5 Keys to Writing Great Web Copy

Weve seen it all: the good, the bad and the achingly terrible. Writing anything, especially your own copy is one of the hardest things to do for most people. Its the thing that blows our timelines all the time and the thing that seems to scoot down the to-do list again and again. Weve changed how we work a little to get ahead of this, but we see the same issues pop up all the time.

Here are a few strategies to keep in mind when you attempt to write your own web content.

Be a good writer

This is an obvious point but one that involves the most self-examination. Writing all of the content for a website is a lot of work that will take a considerable amount of time. Also, the content on your site conveys the majority of information to users so it needs to be used wisely. Before you decide to take on the role of web content writer consider if you will actually be good at it, is it something you can dedicate hours upon hours to, and are you familiar with how to move the reader through pages and provide directive text? If the answer to any of these is No then hire a professional who has experience writing for the web. The number of people who think they can write may be on par with the number of people who think they are funny its a statistical impossibility. And thats just simple math.

Be concise yet clear: Syntax and word choice

Especially with mission driven organizations it is critical to take complex ideas and applications and distill them down to their most important points. Blocks of text should be in chunklets (even chunks are too big) ideally around five lines, less is better, more than ten is longwinded. Every word on the page is important real estate so make each one as important as possible.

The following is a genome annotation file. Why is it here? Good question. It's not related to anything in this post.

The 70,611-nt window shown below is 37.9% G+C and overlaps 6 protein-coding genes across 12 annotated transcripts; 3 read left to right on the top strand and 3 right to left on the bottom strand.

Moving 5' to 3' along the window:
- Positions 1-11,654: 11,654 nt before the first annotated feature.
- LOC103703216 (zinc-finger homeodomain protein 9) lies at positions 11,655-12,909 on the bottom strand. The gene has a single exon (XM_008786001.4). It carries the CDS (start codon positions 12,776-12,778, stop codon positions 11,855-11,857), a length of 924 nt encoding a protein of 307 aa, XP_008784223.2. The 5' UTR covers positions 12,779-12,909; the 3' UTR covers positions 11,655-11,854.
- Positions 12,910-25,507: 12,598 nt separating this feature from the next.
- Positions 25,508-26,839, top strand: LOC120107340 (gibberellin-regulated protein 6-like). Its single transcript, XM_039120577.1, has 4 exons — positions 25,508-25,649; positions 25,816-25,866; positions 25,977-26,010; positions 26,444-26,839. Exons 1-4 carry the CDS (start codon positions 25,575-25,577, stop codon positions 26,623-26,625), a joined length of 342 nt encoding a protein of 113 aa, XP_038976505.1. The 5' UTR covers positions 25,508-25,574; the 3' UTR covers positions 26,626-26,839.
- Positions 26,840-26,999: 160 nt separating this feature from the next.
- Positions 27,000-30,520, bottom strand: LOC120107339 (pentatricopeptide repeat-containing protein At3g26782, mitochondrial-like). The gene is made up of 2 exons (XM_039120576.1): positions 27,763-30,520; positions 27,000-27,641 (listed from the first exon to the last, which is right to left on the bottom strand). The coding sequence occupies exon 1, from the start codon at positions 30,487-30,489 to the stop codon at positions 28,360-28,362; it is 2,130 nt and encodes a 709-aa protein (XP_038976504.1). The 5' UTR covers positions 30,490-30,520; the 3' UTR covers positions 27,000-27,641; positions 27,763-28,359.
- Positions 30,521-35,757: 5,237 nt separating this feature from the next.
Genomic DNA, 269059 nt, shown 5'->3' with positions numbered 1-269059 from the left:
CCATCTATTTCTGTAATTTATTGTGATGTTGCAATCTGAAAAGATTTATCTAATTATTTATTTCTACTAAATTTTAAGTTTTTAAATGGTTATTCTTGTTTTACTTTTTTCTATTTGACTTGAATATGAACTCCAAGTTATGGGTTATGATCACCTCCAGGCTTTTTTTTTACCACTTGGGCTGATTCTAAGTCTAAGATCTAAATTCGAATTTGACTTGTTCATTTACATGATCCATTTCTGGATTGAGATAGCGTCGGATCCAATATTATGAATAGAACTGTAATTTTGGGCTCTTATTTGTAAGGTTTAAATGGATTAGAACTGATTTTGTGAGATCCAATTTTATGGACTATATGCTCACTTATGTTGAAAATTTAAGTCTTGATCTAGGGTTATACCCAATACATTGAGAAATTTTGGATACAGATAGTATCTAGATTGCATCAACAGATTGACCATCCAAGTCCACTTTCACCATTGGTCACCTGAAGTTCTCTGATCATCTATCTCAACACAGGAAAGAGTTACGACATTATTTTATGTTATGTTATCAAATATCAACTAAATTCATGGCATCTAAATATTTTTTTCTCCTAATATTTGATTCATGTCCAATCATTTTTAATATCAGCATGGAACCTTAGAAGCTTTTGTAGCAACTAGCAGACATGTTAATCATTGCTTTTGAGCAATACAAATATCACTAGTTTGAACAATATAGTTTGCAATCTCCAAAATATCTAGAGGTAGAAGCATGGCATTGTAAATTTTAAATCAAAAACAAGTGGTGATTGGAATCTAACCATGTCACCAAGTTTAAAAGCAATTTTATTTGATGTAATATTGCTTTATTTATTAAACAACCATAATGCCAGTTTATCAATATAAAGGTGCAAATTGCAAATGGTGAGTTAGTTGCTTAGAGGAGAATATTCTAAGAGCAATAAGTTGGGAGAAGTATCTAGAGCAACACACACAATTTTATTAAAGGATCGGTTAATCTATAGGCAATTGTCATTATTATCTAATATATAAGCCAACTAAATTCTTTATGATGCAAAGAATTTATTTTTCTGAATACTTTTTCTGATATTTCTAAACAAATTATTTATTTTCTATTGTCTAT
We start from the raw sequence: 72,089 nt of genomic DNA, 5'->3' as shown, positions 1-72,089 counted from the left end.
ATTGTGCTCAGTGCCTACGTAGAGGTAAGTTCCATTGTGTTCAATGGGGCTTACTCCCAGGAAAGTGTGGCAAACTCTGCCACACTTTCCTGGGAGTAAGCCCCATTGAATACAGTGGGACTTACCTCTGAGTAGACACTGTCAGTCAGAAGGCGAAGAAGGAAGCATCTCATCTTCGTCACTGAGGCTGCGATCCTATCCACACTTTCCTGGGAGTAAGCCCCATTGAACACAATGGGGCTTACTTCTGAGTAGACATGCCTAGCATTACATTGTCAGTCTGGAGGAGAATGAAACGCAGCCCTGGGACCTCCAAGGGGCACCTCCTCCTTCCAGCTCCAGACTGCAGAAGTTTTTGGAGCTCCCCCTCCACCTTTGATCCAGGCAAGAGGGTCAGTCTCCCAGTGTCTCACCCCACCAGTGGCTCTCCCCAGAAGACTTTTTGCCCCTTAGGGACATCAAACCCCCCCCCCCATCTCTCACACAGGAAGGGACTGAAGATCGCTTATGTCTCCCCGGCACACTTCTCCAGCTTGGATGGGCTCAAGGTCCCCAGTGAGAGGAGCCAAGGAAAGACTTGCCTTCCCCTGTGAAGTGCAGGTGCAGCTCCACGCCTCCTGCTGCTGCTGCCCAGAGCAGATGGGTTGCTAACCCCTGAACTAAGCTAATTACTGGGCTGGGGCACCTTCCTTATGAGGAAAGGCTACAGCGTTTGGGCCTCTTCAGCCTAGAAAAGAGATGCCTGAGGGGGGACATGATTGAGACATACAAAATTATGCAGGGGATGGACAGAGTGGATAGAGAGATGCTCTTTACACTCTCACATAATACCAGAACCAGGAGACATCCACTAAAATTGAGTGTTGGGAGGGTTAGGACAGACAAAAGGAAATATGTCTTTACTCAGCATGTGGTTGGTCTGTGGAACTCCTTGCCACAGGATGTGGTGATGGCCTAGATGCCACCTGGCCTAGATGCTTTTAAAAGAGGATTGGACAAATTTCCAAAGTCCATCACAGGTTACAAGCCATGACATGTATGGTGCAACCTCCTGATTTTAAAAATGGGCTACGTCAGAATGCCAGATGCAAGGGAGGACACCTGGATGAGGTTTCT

Make paragraphs digestible yet informative: Language and audience

Use language that is smart yet accessible to communicate with experienced and new users of your site. This doesnt mean you have to avoid the technical terms that some of your experienced users will expect, but provide enough organic context so that new users know what your explaining.

Do some keyword research first

Before you start writing you need a list of common keywords that your audience uses in search engines to find your organization or others in your field. Generate a separate list within the organization to gain insight on self-identification or technical keywords. Incorporating these throughout the content will help with SEO while making you sound consistent and smart. If you dont have a huge budget to hire a writer, hire an SEO specialist to at least create this keyword list.

Have a strategy for your content

This is hugely important! Where your content lives on the site is a big piece of your users find the information they are looking for where they expect it. We start with goals: big ones, organizational ones, marketing ones, and page-specific ones.

Then we start grouping chunks of the site together based on who reads it and what it contains. We write the biggest, hardest parts first, and make sure we see the content in the context of a page or prototype. So much changes when you get copy on a page, so remember to be flexible and willing to revise or move things around. If your goals are solid, that should be easy.

What have you found that works or doesnt? Please share!

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